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 p278  Janus Geminusa

Article on pp278‑280 of

Samuel Ball Platner (as completed and revised by Thomas Ashby):
A Topographical Dictionary of Ancient Rome,
London: Oxford University Press, 1929.

Ianus Geminus: a shrine of Janus on the north side of the forum, usually referred to simply as Ianus Geminus or Ianus Quirinus (Hor. Carm. IV.15.9; Mon. Anc. II.42; Suet. Aug. 22), but also as sacellum (Ov. Fast. I.275); sacrarium (Serv. Aen. VII.607; cf. Warde Fowler, The Gathering of the Clans, Oxford, 137‑38), νεὼς δίθυρος (Plut. Numa 20), ναός (Procop. B.G. I.25), and aedes (Macrob. Sat. I.9.18), although it was probably not an aedes. It was also called geminae belli portae, (Verg. Aen. VII.607),º Iani gemini portae (de vir. ill. 79.6; August. civ. Dei III.9‑10)º, πύλη ἐνυάλιος (Mon. Anc. VII.5), πύλη πολέμου (Plut. Numa 20), porta Ianualis (Varro, LL V. 165), porta Iani (Flor. I.19.1), and πύλαι τοῦ Ἰανοῦ (Cass. Dio LI.20).

Tradition varied as to the date and origin of this shrine. According to one form of the story (Macrob. I.9.17‑18) it was already in existence when the victorious Sabines under Titus Tatius were stopped and driven back by floods of hot water which Janus caused to gush forth from his  p279 temple and through the gate of the city sub radicibus collis Viminalis.1 This gate was called the porta Ianualis from this event, and apparently identified or confused with the temple (cf. Jord. Hermes 1869, 252; Top. I.1.177; Pl. 191). A variant of this legend made the erection of the shrine a result of the intervention of the god (Ov. Fast. I.263‑276; cf. Serv. Aen. I.291; VIII.361; Varro, LL V.156, 165; Ter. Maurus, frg. I.5). Another tradition was that Romulus and Tatius built the temple as a sign of the union of the two communities (Serv. Aen. I.291: alii dicunt Tatium et Romulum facto foedere hoc templum aedificasse unde et Ianus ipse duas facies habet, quasi ut ostendat duorum regum coitionem; XII.168), and still another that it was erected by Numa as an index pacis bellique (Liv. I. 19; Plin. NH XXXIV.33; Varro, LL V.165) in order that when open it might indicate that Rome was at war, and when closed that she was at peace. This became the accepted signification of the temple, and after the reign of Numa its doors were closed in 235 after the first Punic war (Varro, Liv. locc. citt.), in 30 B.C. after the battle of Actium (Liv. loc. cit.; Hor. Carm. IV.15.9), and twice besides by Augustus (Mon. Anc. II.42‑46; Suet. Aug. 22; cf. Cohen, Aug. 385 = BM Aug. 126);2 and afterwards at more frequent intervals down to the fifth century (Hist. Aug. Comm. 16; Gord. 26; Claudian. de cons. Stil. II.287; Amm. Marc. XVI.10.1).

There is no mention of any rebuilding of this temple, and therefore it was probably never moved from its original site, which, according to the practically unanimous testimony of all forms of the tradition, was near the point where the Argiletum (q.v.) entered the forum close to the curia (ad infimum Argiletum, Liv. I.19; circa imum Argiletum Serv. Aen. VII. 607; πρὸ τοῦ βουλευτηρίου ὀλίγον ὑπερβάντι τὰ τρία φᾶτα, Procop. B. G. I.25; πρὸ τῶν θυρῶν αὐτοῦ (τοῦ συνεδρίου), Cass. Dio LXXIII.13; in foro, Sen. Apoc. 9; Hic ubi iuncta foris templa duobus habes, Ov. Fast. I.258, i.e. the forum and the forum Iulium). It has generally been supposed that it lay between the curia and the west end of the basilica Aemilia, but the excavations have as yet shown hardly any room here for even so small a building (Mitt. 1902, 47). Varro (LL V.165) says that the porta Ianualis was the third gate in the wall of the Palatine city — dicta ab Iano et ideo positum Iani signum et ius institutum a Pompilio, but it is difficult to see how a gate in the wall of the Palatine city could have been on the north side of the forum valley.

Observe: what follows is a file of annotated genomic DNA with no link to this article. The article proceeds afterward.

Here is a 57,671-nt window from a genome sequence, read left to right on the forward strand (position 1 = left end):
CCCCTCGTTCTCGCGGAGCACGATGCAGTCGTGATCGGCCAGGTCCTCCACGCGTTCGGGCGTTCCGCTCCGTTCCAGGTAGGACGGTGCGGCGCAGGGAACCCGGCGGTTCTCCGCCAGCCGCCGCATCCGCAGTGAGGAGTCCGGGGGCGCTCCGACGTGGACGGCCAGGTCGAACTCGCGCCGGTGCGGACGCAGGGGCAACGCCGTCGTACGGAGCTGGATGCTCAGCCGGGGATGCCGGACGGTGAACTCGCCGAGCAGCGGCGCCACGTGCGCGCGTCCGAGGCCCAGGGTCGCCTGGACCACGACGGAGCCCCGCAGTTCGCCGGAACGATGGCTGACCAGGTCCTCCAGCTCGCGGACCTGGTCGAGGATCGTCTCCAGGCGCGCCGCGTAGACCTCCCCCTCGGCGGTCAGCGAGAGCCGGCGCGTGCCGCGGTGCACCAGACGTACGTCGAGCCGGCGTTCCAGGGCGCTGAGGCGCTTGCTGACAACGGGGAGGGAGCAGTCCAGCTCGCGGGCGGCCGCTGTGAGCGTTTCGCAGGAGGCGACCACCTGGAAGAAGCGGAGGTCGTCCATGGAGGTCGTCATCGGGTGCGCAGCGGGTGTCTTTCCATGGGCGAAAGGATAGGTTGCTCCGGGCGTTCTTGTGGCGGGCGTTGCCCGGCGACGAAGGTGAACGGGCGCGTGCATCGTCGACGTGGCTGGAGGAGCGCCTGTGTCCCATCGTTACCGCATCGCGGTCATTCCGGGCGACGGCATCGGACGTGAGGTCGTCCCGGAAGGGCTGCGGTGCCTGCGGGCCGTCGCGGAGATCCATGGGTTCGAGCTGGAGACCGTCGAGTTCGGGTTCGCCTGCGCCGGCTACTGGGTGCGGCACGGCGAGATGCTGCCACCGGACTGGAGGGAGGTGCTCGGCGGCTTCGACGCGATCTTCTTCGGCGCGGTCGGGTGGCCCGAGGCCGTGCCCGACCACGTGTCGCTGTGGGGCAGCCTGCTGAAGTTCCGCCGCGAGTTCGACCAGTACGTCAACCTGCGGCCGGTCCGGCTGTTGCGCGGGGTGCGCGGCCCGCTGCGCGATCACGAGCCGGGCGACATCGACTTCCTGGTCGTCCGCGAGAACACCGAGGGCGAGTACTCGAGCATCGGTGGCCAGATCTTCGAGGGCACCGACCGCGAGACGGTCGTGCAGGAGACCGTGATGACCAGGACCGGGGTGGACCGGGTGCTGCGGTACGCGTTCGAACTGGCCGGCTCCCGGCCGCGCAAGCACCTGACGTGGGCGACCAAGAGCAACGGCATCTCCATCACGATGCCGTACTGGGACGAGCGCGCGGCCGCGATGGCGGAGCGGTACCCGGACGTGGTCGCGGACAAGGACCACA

Procopius' description (B.G. I.25) and coins of Nero (Cohen, Nero 114, 115, 132‑177; BM Nero 64, 111‑113, 156‑167, 198‑204, 225‑233, 319‑322, 374, 375 and pp. clxxiv, 267, 398) agree in representing this temple as a small rectangular structure of bronze, with two side walls and double doors at each end. The walls were not so high as the doors,  p280 and were surmounted by a grating. These gratings and the arches over the doors supported an entablature of two members extending all around the building, but there was no roof. The ancient bronze statue of the two-faced god (bifrons, Verg. Aen. XII.198; biformis, Ov. Fast. I.89) stood in the centre of the temple, which was no temple in the ordinary sense but a passage (ianus). No traces of the structure have ever been found, and there is no reference to it after Procopius. (For this temple and the various theories about it, see, besides literature cited, Jord. I.2.345‑352; WR 103‑106; Rosch. II.15‑20; Théd. 71‑74; Mitt. 1895, 172‑178; 1921‑22, 14‑17; HC 134‑136; Mél. 1908, 258‑261; Binder, Die Plebs, 1909, 61‑72; Burchett, Janus in Roman Life and Cult, Menasha, Wis. 1918, 37‑44; CR 1918, 14‑16; DR 145‑150; RE Suppl. III.1178‑1182; Suppl. IV.506.)

The Authors' Notes:

1 See Lautolae.

2 Mr. H. Mattingly informs me that Cohen, Aug. 110, is best disregarded, as being probably false.

Thayer's Note:

a This is the famous temple of Janus the doors of which were only closed when Rome was at peace. For the other temples of Janus in the city of Rome, see the entry Aedes Jani.

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